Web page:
The Peterborough Examiner Local News - Friday, July 20, 2007

By KRISTINE OWRAM/Canadian Press

PORT HOPE - Uranium producer Cameco Corp. has suspended operations at its Port Hope processing plant after uranium and chemicals were found in soil at the facility - the third piece of bad news for the Saskatoon-based company in less than two weeks.

On July 11, Cameco, which is the world's biggest uranium producer, announced that it will take more time than expected to stop a flood at its new Cigar Lake project and then pump out the water. This will delay the planned production startup of the northern Saskatchewan uranium mine until 2011 instead of late

Then, on Thursday, Cameco reported that Toronto-based subsidiary Centerra Gold Inc. has lowered its 2007 gold production estimates for the Kumtor mine in the former Soviet republic of Kyrgyzstan by one-third of the previous level.

Friday's announcement, that the Port Hope processing plant will be temporarily shut down while cleanup and testing is done at the site, adds another degree of uncertainty for Cameco shareholders.

There is a risk Cameco's reputation will be affected by this "series of unfortunate events," BMO Nesbitt Burns analyst Victor Lazarovici said in an interview with BNN, a business-oriented cable channel.

There's also a danger the investigation and subsequent cleanup could cost Cameco more than expected, Lazarovici added.

"Once you start investigating an environmental or other natural condition, it's a little bit like taking the walls out of your house for renovation," he said. "You never know what's behind there and how expensive their remediation work is going to be, so costs tend to rise."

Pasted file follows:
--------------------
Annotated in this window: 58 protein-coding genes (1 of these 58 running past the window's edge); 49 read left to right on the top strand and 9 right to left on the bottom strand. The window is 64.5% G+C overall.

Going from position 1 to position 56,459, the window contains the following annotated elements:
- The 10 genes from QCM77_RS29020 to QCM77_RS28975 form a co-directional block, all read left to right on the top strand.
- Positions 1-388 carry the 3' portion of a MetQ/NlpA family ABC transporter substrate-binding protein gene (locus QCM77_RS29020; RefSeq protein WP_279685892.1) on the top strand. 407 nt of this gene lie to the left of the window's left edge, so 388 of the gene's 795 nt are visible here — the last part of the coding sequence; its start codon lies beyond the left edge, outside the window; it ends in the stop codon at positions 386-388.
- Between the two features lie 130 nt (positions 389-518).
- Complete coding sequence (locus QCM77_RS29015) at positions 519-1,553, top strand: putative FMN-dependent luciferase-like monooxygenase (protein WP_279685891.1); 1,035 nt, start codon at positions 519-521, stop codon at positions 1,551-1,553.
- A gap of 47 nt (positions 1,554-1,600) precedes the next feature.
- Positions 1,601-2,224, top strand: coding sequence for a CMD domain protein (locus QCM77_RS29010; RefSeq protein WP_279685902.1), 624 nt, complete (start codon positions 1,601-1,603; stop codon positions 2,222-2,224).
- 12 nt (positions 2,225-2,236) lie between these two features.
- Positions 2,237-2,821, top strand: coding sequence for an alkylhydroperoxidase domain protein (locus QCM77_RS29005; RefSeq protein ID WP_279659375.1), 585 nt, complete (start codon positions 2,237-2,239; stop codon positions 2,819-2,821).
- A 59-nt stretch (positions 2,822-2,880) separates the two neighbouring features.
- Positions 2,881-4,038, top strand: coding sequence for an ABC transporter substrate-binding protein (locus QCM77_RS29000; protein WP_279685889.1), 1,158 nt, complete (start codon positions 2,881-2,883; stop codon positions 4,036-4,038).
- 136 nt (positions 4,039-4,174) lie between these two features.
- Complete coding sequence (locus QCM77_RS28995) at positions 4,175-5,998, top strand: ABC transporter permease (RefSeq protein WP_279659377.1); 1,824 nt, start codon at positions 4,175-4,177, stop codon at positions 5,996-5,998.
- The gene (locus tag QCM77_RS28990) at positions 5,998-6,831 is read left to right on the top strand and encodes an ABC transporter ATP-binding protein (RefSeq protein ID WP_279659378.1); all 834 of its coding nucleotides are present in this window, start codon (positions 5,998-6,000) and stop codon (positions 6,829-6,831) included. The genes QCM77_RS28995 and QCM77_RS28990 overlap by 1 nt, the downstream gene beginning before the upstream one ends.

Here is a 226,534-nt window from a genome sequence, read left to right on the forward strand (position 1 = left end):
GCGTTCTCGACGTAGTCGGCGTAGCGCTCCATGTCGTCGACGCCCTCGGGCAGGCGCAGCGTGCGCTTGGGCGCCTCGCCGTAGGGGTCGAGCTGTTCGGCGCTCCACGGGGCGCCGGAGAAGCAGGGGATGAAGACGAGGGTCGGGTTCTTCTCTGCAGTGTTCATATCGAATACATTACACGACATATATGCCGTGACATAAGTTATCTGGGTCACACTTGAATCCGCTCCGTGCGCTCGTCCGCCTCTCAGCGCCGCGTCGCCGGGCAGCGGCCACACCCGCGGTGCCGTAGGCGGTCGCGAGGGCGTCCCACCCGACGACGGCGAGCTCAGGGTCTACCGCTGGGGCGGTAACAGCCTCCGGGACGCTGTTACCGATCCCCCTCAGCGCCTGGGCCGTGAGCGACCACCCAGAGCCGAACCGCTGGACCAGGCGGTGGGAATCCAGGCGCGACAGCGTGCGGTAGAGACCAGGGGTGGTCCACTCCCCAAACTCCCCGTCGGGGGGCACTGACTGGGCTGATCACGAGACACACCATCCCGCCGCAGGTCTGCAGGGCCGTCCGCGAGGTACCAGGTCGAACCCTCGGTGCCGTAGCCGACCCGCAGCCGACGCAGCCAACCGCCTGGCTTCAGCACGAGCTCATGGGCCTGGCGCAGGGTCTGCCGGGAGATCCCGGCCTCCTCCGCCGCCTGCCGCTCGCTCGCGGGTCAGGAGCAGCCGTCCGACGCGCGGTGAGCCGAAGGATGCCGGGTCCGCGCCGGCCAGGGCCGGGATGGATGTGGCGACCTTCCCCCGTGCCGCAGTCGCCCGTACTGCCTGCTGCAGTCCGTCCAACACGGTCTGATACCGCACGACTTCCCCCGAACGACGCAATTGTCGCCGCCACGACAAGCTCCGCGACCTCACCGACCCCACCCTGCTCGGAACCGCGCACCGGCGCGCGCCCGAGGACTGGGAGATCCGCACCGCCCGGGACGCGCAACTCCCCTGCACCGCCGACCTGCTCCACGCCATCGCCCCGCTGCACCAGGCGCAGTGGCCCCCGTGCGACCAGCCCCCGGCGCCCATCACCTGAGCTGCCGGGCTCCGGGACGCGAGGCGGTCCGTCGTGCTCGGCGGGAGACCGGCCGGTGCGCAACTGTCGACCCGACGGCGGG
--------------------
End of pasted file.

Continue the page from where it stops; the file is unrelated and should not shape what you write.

But Lazarovici said he doesn't expect the fallout from Friday's discovery to be too harsh. It actually should produce almost no hit to earnings. There probably will be some additional costs associated with the investigation and any remediation of the plant ... but relative to a company the size of Cameco these are probably not material at this stage," he said.

The contamination was discovered during an excavation at a building for the installation of new equipment. The chemicals are in a contained area and public health and worker safety are not affected, the company said Friday.

The plant, which handles a chemical form of uranium used during its enrichment process, will be shut down for at least two months. Cameco said no layoffs are planned at the conversion facility and it will try to find new assignments for its 420 employees.

Further investigation to determine the source of the chemicals and the area affected is ongoing, said Cameco spokesman Lyle Krahn.

"What we're doing is we're drilling holes from inside of the building now to determine a more precise area of where the chemicals are, and once we do that, hopefully we'll get a better idea of all the chemicals that are involved and where the sources of the chemicals might be," said Krahn.

Cameco will not have a sense of how much the work is going to cost it until more information becomes available, he added.

"I think you deal with the situations as they arise. Certainly we have a lot of other operations and facilities that are producing and doing well," said Krahn. "We've discovered this information, we'll deal with it, we'll put our best expertise to it and we'll find our way through it."

Since the perimeter of the plant is about 70 metres from the edge of the property and the ground water flows at an average of 40 to 60 metres a year, Cameco feels it has ample time to contain and mitigate the affected area, the company said in a statement.

Samples taken in April from wells in the area were not contaminated, and the company has arranged for additional samples to be taken.

Uranium dioxide conversion and other activities at the site are not affected.

Cameco will provide a revised production forecast in its second quarter report.

Shares in the company closed down 43 cents at $49.32 on Friday at the Toronto Stock Exchange before the announcement.

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